More trivia: after some confusion about Frankie’s absence, Teddy has settled in like a Prince, being the sole center of attention, barking more, and to make up for the buddy he used to sleep with, he has found a bear. Yes, for real:


More trivia: we have noticed that a mother deer and child have taken up refuge in our backyard late at night. We hear them and admire them and they eat all our blackberries but we’re honored with their presence and it’s a nice change from skunks, rats and raccoons.

Summer lessons: spontaneity is the juice of life. After finishing the translation of one book and finishing a novel of my own, I looked up to realize we really hadn’t had much of a summer break and that summer was almost gone, so I asked Caroline where she wanted to go for a weekend — anywhere in the continental US. She picked San Diego and that’s what we did this weekend. There was nothing finer than having lunch in San Clemente overlooking the Pacific, and going for that long walk with Jon on that nice Torrey Pines beach.

We flew back from Long Beach Airport. I simply love small airports– makes you feel like you’re globetrotting in an era when flying was still considered cool and exclusive:


And last but not least, summer revelation: delving deeper into Henry Miller, I’ve come to realize his life lessons, his attitude toward mindful living is beginning to rub off. The last few years, and especially so since I started contracting/freelancing there was always that pressure of finding the next client (or better: clients finding me), the stresses of earning a steady living, or at least an income that would supplement Jon’s and would help provide for our children, living and tuition costs, but I’ve decided to quit the rat race– or rather, instead of running with the rats, I will have life take its course work wise. That is to say, if clients find me and want to pay me standard rates, fine, but I’m not going to chase certain jobs for piddling wages just because I might have an “in” with a cool start-up or interesting company.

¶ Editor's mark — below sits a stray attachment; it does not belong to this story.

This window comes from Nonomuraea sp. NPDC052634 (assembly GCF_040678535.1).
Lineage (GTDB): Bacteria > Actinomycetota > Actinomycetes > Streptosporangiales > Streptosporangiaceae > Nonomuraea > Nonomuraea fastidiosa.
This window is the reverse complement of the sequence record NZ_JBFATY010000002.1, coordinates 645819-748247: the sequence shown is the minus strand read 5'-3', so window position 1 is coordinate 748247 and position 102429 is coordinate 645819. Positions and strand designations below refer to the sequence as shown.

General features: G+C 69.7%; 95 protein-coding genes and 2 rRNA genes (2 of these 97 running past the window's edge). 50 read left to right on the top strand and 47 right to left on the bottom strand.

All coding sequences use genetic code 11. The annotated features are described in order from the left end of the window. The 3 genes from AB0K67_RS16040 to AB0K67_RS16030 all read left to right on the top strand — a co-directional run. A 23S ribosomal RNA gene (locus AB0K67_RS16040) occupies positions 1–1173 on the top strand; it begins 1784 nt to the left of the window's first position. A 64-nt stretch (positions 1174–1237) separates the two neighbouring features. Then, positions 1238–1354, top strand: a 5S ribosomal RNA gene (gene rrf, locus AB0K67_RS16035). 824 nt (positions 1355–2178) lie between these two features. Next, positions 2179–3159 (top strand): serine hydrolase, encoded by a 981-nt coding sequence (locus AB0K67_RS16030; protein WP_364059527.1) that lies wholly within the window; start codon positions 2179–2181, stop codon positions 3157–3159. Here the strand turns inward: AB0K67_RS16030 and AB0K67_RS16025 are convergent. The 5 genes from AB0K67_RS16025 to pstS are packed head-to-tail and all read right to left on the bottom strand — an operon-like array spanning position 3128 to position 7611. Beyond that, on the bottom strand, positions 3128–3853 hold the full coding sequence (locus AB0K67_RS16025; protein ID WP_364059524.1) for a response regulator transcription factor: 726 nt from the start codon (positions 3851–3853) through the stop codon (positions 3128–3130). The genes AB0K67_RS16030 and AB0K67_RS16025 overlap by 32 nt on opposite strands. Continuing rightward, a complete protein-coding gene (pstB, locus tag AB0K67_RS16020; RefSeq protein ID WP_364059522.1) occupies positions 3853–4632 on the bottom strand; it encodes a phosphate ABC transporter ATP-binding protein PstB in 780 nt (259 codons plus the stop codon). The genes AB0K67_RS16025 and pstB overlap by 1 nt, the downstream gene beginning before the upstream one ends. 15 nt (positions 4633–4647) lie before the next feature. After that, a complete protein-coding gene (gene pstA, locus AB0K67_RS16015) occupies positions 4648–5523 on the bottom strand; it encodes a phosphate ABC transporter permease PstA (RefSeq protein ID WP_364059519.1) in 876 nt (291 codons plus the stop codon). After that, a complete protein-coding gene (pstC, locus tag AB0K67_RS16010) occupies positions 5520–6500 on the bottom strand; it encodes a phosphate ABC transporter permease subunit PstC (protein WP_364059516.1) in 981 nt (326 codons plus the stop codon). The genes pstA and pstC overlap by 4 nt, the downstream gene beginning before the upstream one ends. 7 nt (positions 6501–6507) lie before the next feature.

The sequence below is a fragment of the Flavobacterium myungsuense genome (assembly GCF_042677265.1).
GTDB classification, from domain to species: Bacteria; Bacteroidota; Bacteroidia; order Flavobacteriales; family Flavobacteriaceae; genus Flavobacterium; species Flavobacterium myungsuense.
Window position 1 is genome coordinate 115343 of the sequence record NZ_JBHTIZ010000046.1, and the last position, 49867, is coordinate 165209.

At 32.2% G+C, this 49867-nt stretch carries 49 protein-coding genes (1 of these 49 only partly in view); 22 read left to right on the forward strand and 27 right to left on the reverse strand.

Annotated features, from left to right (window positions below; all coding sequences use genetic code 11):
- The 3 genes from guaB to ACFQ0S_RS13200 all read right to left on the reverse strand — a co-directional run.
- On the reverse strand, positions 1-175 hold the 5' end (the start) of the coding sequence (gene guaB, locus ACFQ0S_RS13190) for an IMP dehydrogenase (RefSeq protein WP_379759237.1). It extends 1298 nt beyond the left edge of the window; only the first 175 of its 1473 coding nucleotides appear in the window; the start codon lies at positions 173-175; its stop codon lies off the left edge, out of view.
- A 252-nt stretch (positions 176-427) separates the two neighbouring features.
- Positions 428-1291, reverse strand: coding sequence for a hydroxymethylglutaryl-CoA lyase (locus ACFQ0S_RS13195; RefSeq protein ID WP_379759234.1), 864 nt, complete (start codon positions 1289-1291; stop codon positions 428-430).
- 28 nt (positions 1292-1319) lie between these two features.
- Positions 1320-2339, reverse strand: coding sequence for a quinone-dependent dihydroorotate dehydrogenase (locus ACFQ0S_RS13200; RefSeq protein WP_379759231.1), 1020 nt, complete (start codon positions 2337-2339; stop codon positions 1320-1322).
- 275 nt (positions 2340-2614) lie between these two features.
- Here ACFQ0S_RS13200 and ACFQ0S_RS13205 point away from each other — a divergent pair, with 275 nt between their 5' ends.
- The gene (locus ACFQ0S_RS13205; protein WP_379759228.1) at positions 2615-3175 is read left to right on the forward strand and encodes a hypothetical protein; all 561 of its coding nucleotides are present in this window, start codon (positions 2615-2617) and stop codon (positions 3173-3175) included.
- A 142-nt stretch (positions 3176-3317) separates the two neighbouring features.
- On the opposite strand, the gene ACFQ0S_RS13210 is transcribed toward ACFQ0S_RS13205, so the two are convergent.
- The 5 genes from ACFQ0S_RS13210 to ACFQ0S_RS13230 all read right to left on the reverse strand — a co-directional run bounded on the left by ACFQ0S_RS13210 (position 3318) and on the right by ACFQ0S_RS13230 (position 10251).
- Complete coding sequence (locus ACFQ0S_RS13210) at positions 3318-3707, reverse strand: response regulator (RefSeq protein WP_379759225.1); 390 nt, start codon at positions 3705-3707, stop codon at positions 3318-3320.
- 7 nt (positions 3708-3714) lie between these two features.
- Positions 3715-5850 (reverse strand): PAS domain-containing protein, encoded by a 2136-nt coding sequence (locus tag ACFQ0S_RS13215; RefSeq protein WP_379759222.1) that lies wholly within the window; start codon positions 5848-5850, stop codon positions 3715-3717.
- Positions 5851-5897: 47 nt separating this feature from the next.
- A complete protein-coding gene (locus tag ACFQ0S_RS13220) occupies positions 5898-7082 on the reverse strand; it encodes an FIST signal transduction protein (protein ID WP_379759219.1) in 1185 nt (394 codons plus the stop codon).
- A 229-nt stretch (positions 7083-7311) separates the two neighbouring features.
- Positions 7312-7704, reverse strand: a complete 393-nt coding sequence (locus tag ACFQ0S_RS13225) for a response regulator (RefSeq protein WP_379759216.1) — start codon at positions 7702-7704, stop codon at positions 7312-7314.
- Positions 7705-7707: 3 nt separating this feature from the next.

I want to free up my time because at this stage in life, time is the most important asset and I want to use it wisely, and not be some corporate serf/have my life being lived by the company whose pockets I fill. The freed-up time is Henry Miller time, or rather a book on Henry Miller that will not only be a reassessment of his oeuvre but that will also be the kind of accessible book for people who, like Miller, want to discover that certain things in life can set you free, if only you’re receptive to it and willing to commit to it.

Not having the means, income or luxury to do so, Henry Miller simply dropped out, long before the 1960s when dropping out became the hip thing to do. We must say yes to life to feel truly alive, but most of us go through life with blinders on because we’re constrained by things we think we have no control over. The mindfulness revolution that we hear so much about now was a central and consistent theme in all of Henry Miller’s major work, so not only was he very much ahead of his time, he’s also timely medicine for an America that’s burned out on life, work, and politics.

“In no celestial register is it written,” Miller wrote, “how far we must go or how much we must endure. It is we, we ourselves, who must decide… Whoever has experienced the oneness of life and the joy of life knows that to be is the all. ‘Ripeness is all,’ said Shakespeare. It is the same thing.”

Remember, as Miller said: It is we, we ourselves, who must decide… So, before time runs out, what will you decide?

You can find more about the book here:, and here is my blog on Henry Miller:

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August 14th: Will Dutch Comfort Women Be Forgotten?


August is a busy month for the Indo-Dutch community, because of the official ending of WWII in Asia and the many commemorations this triggers. There’s now another day to put on your calendar and that is August 14th, which is International Comfort Women Memorial Day.

The Indo Project fully endorses the San Francisco Comfort Women Justice Coalition (CWJC), which is a community of Korean, Chinese, Filipino, and Japanese people who haven’t only fought for recognition, apology and reparations for the comfort women issue but they have also received the green light from San Francisco City Council to build a comfort women memorial, which will be the first one in a major Western city.

On behalf of The Indo Project, I went to the Rally for Truth and Justice by CWJC, which was held in front of the Japanese Consulate in downtown San Francisco today. This was the write-up and announcement for the rally, which I shared on FB and elsewhere:

“The ‘comfort women’ struggle for truth and justice is an international movement of education and redress mobilization:
–to preserve the history of over 200,000 women and girls from 11 countries who suffered under the Imperial Japanese military system of sex slavery and trafficking during WWII and
–to secure government accountability and redress for these brutal human rights violations.

Despite the passage of over 80 years, this unresolved WWII justice issue continues as an ongoing struggle against historical denialism and government impunity in the present context of increasing danger of war and growing militarization and violence against women in the Asia Pacific region.” UNQUOTE